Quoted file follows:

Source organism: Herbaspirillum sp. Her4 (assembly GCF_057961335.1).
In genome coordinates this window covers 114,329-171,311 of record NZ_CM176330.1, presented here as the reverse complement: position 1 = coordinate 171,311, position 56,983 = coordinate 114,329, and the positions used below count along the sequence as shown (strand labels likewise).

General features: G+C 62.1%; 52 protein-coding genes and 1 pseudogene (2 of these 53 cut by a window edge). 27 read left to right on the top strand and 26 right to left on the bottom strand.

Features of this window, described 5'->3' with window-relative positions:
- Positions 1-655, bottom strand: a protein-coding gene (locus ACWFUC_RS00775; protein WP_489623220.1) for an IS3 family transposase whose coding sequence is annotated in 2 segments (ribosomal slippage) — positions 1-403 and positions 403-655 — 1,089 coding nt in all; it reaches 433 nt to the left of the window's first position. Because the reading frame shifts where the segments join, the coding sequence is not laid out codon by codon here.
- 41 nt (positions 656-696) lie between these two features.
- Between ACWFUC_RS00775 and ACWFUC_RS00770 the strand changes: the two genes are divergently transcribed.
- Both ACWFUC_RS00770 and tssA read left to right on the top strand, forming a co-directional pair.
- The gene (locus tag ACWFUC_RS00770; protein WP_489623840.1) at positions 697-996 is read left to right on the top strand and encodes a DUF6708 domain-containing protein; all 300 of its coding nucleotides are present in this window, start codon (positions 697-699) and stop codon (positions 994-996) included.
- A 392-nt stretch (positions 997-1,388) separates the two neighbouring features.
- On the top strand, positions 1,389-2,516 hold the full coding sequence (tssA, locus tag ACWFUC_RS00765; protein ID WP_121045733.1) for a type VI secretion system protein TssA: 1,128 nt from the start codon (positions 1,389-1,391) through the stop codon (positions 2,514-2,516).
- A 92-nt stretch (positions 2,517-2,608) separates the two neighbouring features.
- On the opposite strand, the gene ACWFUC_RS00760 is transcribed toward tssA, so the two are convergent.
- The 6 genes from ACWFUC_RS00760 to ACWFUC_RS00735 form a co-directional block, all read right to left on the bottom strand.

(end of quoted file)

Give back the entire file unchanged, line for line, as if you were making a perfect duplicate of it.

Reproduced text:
Source organism: Herbaspirillum sp. Her4 (assembly GCF_057961335.1).
In genome coordinates this window covers 114,329-171,311 of record NZ_CM176330.1, presented here as the reverse complement: position 1 = coordinate 171,311, position 56,983 = coordinate 114,329, and the positions used below count along the sequence as shown (strand labels likewise).

General features: G+C 62.1%; 52 protein-coding genes and 1 pseudogene (2 of these 53 cut by a window edge). 27 read left to right on the top strand and 26 right to left on the bottom strand.

Features of this window, described 5'->3' with window-relative positions:
- Positions 1-655, bottom strand: a protein-coding gene (locus ACWFUC_RS00775; protein WP_489623220.1) for an IS3 family transposase whose coding sequence is annotated in 2 segments (ribosomal slippage) — positions 1-403 and positions 403-655 — 1,089 coding nt in all; it reaches 433 nt to the left of the window's first position. Because the reading frame shifts where the segments join, the coding sequence is not laid out codon by codon here.
- 41 nt (positions 656-696) lie between these two features.
- Between ACWFUC_RS00775 and ACWFUC_RS00770 the strand changes: the two genes are divergently transcribed.
- Both ACWFUC_RS00770 and tssA read left to right on the top strand, forming a co-directional pair.
- The gene (locus tag ACWFUC_RS00770; protein WP_489623840.1) at positions 697-996 is read left to right on the top strand and encodes a DUF6708 domain-containing protein; all 300 of its coding nucleotides are present in this window, start codon (positions 697-699) and stop codon (positions 994-996) included.
- A 392-nt stretch (positions 997-1,388) separates the two neighbouring features.
- On the top strand, positions 1,389-2,516 hold the full coding sequence (tssA, locus tag ACWFUC_RS00765; protein ID WP_121045733.1) for a type VI secretion system protein TssA: 1,128 nt from the start codon (positions 1,389-1,391) through the stop codon (positions 2,514-2,516).
- A 92-nt stretch (positions 2,517-2,608) separates the two neighbouring features.
- On the opposite strand, the gene ACWFUC_RS00760 is transcribed toward tssA, so the two are convergent.
- The 6 genes from ACWFUC_RS00760 to ACWFUC_RS00735 form a co-directional block, all read right to left on the bottom strand.